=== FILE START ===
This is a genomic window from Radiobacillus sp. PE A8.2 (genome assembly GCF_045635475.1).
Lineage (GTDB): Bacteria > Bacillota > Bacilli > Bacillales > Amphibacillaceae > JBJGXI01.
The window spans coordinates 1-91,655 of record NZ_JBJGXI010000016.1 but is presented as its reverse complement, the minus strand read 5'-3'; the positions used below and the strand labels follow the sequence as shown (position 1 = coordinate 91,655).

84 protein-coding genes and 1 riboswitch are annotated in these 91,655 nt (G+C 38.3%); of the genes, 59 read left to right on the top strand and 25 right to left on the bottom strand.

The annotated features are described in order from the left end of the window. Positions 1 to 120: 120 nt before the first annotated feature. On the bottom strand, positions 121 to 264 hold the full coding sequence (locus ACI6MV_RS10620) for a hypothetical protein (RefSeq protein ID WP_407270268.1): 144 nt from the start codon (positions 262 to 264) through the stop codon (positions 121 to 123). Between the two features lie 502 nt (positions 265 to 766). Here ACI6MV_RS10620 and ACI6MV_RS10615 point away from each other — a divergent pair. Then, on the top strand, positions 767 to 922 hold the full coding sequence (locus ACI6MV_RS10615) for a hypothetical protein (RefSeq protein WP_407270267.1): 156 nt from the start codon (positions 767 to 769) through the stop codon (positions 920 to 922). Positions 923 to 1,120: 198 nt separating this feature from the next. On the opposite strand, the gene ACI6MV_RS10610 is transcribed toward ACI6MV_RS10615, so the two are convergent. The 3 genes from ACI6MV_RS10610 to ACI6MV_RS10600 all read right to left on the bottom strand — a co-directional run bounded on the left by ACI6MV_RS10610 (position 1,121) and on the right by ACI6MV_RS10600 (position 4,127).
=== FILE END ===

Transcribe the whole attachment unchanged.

This is a genomic window from Radiobacillus sp. PE A8.2 (genome assembly GCF_045635475.1).
Lineage (GTDB): Bacteria > Bacillota > Bacilli > Bacillales > Amphibacillaceae > JBJGXI01.
The window spans coordinates 1-91,655 of record NZ_JBJGXI010000016.1 but is presented as its reverse complement, the minus strand read 5'-3'; the positions used below and the strand labels follow the sequence as shown (position 1 = coordinate 91,655).

84 protein-coding genes and 1 riboswitch are annotated in these 91,655 nt (G+C 38.3%); of the genes, 59 read left to right on the top strand and 25 right to left on the bottom strand.

The annotated features are described in order from the left end of the window. Positions 1 to 120: 120 nt before the first annotated feature. On the bottom strand, positions 121 to 264 hold the full coding sequence (locus ACI6MV_RS10620) for a hypothetical protein (RefSeq protein ID WP_407270268.1): 144 nt from the start codon (positions 262 to 264) through the stop codon (positions 121 to 123). Between the two features lie 502 nt (positions 265 to 766). Here ACI6MV_RS10620 and ACI6MV_RS10615 point away from each other — a divergent pair. Then, on the top strand, positions 767 to 922 hold the full coding sequence (locus ACI6MV_RS10615) for a hypothetical protein (RefSeq protein WP_407270267.1): 156 nt from the start codon (positions 767 to 769) through the stop codon (positions 920 to 922). Positions 923 to 1,120: 198 nt separating this feature from the next. On the opposite strand, the gene ACI6MV_RS10610 is transcribed toward ACI6MV_RS10615, so the two are convergent. The 3 genes from ACI6MV_RS10610 to ACI6MV_RS10600 all read right to left on the bottom strand — a co-directional run bounded on the left by ACI6MV_RS10610 (position 1,121) and on the right by ACI6MV_RS10600 (position 4,127).